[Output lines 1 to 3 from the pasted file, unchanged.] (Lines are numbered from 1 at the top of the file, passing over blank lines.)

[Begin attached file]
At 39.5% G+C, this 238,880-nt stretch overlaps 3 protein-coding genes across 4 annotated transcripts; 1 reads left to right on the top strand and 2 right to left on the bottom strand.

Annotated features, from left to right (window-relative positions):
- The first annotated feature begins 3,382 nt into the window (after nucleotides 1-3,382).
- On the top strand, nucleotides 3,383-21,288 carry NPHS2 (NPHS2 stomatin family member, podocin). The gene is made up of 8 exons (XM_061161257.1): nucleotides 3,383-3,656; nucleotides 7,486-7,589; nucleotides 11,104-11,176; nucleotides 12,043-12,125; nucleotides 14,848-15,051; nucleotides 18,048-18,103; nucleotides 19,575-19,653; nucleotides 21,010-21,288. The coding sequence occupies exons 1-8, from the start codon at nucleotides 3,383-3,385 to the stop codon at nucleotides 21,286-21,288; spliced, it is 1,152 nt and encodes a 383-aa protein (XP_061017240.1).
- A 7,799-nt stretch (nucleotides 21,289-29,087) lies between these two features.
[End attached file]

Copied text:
At 39.5% G+C, this 238,880-nt stretch overlaps 3 protein-coding genes across 4 annotated transcripts; 1 reads left to right on the top strand and 2 right to left on the bottom strand.

Annotated features, from left to right (window-relative positions):
- The first annotated feature begins 3,382 nt into the window (after nucleotides 1-3,382).